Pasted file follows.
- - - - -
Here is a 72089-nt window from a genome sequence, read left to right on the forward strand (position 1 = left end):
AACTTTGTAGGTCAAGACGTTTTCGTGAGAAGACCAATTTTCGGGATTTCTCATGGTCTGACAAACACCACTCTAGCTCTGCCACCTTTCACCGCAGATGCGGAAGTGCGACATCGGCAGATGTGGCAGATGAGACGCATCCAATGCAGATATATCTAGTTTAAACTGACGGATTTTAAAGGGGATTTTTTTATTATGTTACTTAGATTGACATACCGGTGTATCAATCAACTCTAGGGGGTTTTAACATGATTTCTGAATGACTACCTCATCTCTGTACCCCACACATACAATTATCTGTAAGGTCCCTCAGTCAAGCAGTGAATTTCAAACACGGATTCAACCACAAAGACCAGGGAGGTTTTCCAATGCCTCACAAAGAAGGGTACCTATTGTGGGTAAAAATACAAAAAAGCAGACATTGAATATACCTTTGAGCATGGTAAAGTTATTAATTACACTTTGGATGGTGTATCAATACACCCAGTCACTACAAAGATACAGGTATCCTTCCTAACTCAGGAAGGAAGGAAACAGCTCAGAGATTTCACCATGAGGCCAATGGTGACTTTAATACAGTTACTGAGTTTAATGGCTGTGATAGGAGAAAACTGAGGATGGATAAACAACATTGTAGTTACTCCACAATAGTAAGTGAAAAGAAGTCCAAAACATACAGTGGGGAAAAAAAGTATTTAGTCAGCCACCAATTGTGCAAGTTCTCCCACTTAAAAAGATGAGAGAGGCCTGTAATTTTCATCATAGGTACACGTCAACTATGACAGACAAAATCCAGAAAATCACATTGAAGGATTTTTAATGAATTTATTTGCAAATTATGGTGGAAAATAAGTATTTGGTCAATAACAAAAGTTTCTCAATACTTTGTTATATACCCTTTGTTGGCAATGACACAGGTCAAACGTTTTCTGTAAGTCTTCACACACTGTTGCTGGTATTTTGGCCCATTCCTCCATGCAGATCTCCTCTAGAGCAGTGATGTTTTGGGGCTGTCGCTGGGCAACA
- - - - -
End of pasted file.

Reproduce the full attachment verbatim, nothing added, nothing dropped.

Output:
Here is a 72089-nt window from a genome sequence, read left to right on the forward strand (position 1 = left end):
AACTTTGTAGGTCAAGACGTTTTCGTGAGAAGACCAATTTTCGGGATTTCTCATGGTCTGACAAACACCACTCTAGCTCTGCCACCTTTCACCGCAGATGCGGAAGTGCGACATCGGCAGATGTGGCAGATGAGACGCATCCAATGCAGATATATCTAGTTTAAACTGACGGATTTTAAAGGGGATTTTTTTATTATGTTACTTAGATTGACATACCGGTGTATCAATCAACTCTAGGGGGTTTTAACATGATTTCTGAATGACTACCTCATCTCTGTACCCCACACATACAATTATCTGTAAGGTCCCTCAGTCAAGCAGTGAATTTCAAACACGGATTCAACCACAAAGACCAGGGAGGTTTTCCAATGCCTCACAAAGAAGGGTACCTATTGTGGGTAAAAATACAAAAAAGCAGACATTGAATATACCTTTGAGCATGGTAAAGTTATTAATTACACTTTGGATGGTGTATCAATACACCCAGTCACTACAAAGATACAGGTATCCTTCCTAACTCAGGAAGGAAGGAAACAGCTCAGAGATTTCACCATGAGGCCAATGGTGACTTTAATACAGTTACTGAGTTTAATGGCTGTGATAGGAGAAAACTGAGGATGGATAAACAACATTGTAGTTACTCCACAATAGTAAGTGAAAAGAAGTCCAAAACATACAGTGGGGAAAAAAAGTATTTAGTCAGCCACCAATTGTGCAAGTTCTCCCACTTAAAAAGATGAGAGAGGCCTGTAATTTTCATCATAGGTACACGTCAACTATGACAGACAAAATCCAGAAAATCACATTGAAGGATTTTTAATGAATTTATTTGCAAATTATGGTGGAAAATAAGTATTTGGTCAATAACAAAAGTTTCTCAATACTTTGTTATATACCCTTTGTTGGCAATGACACAGGTCAAACGTTTTCTGTAAGTCTTCACACACTGTTGCTGGTATTTTGGCCCATTCCTCCATGCAGATCTCCTCTAGAGCAGTGATGTTTTGGGGCTGTCGCTGGGCAACA